Mafia Olive Oil and Your Dreams Remaining Possible

February 14, 2017

I came across this post in my unpublished drafts and, while it’s months old, thought you might enjoy the reminder of why budgets-done-right work with unexpected spending requirements and sometimes bad judgment. And if that doesn’t interest you tonight at least you’ll be interested to hear what I share about olive oil. Your life and olive oil purchasing habits will never be the same.

One payday a bit ago I was extra ready for payday and a new batch of money to spread around to the clamoring categories. A couple things happened in that spending cycle that combined to make me anticipate the happy P-day:

1. Because I’m putting gobs of dollars extra each month toward the ‘ole VISA bill I don’t give myself a very long leash and the previous paycheck came early due to a holiday. Therefore the dollars needed to stretch a few days further. Or farther. Basically, my money needed to go more days.

2. This was also a couple weeks with more life happenings – happy things and sad things – that really warranted celebrating or sharing sympathy. Gift-giving is one of my love languages and I can’t not give gifts. I have scaled back in scope for the next year but it’s important to me to have a Giving category in my budget; it’s part of what makes life meaningful and if giving gifts delays my debt payoff date by a month or two it’s worth it to me.

3. Also (and this one might SEEM silly but hear me out since it represents much of what goes in life with unexpected purchases or happenings), I’ve been out of olive oil for a month and haven’t been able to buy it in stores after my sister told me about the mafia’s basic takeover of the olive oil industry. It’s a real thing – Google it! So I was waiting for a window of time to buy it locally at Farmer’s Market and that window of time to buy the $16 bottle of authentic, pure olive oil worked out at the end of an already tight budget period. We’re pretending like the picture above is not of just a car driving through gorgeous countryside but that the trees are olive trees. Thank you for your cooperation.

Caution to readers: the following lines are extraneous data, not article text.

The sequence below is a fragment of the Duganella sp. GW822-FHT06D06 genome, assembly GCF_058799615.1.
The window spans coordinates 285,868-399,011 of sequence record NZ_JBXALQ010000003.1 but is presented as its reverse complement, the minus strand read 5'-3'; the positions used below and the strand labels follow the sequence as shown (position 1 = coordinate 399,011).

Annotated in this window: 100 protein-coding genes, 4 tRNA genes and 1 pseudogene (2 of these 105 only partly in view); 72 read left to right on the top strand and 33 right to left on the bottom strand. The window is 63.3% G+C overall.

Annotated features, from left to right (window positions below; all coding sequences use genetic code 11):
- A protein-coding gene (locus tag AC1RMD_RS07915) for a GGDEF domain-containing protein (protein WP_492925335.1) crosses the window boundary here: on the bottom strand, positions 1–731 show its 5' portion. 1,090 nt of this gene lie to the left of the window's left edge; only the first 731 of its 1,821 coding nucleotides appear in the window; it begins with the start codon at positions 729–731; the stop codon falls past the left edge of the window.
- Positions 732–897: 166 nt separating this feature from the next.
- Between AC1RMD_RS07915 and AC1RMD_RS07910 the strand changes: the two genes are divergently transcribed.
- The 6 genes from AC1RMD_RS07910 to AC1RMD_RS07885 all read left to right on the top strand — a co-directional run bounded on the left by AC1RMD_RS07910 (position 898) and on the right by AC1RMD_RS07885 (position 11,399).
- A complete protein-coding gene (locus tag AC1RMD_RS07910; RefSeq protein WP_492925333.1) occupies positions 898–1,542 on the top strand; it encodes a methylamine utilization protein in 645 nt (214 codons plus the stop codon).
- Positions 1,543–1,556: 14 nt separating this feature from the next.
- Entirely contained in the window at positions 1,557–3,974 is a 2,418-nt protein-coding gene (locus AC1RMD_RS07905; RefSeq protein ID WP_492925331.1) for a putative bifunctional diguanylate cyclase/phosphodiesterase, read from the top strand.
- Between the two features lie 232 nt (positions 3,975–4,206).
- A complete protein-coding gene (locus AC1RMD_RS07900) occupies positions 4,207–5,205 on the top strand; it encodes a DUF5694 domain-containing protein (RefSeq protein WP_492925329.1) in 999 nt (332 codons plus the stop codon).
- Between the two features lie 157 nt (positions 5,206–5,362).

Now to the benefits of budgeting which I know you are trying to care deeply about.

Essentially, I went into “the red” on multiple categories this pay period. But the cool part is that my bottom line (aka checking account balance/the dollars that the bank cares about) was still okay. In fact, the bottom line had no clue I was being so reckless, buying things like expensive – but supposedly authentic – olive oil. YNAB and tools like it make it easy to shift money around and teach you to cover your overages from other categories thus leaving your checking account balance A-OK. So, thanks to my olive oil purchase and a few other over-spendings I was in the hole on a few categories which I covered by taking some bucks out of my Entertainment category, some more more out of my Fuel category, etc, until the red was all gone.

After one of these pay periods I’m always:

1. As committed as ever to paying off the stinkin’ debt and

2. Glad for another chance to live within my category balances without the stock-market-ish, feverish transferring of funds from categories.

Some of you might read this and think “Ah HA! This is exactly why I don’t budget! I don’t want to have to watch my dollars like that.” Or you might think….oh I don’t know. I’m not in your head so it’s pretty hard to say. To refute the first possibility I will merely ask how comfortable you are with not knowing what’s going on within your money accounts (checking, cash, etc). Picture a room full of rambunctious toddlers in a room with nice dishes. Those dishes represent your long-term life dreams and the toddlers are your dollars floating around in your money accounts. Do you seriously want them in there playing unsupervised with the beautiful, fragile dishes? No way, unless the kids are like my oldest nephew was at that age. You want to have some supervision in there (YOU ON A BUDGET) to make sure the dishes (DREAMS) stay intact (POSSIBLE). Isn’t it worth a little supervision of your spending on your dollars (per your own rules, by the way) to know that you can dream and make those dreams come true? If you disagree, please fax me and let me know why:)

Want more pieces like this one? Explore everything written pre-Substack here, and to get the latest in your inbox, join hundreds of others receiving the More to Your Life  

It's a newsletter for dreamers about work, money, and living a life of purpose, connection, and adventure.

No spam around here, just emails you hopefully thoroughly enjoy. Unsubscribe at any time.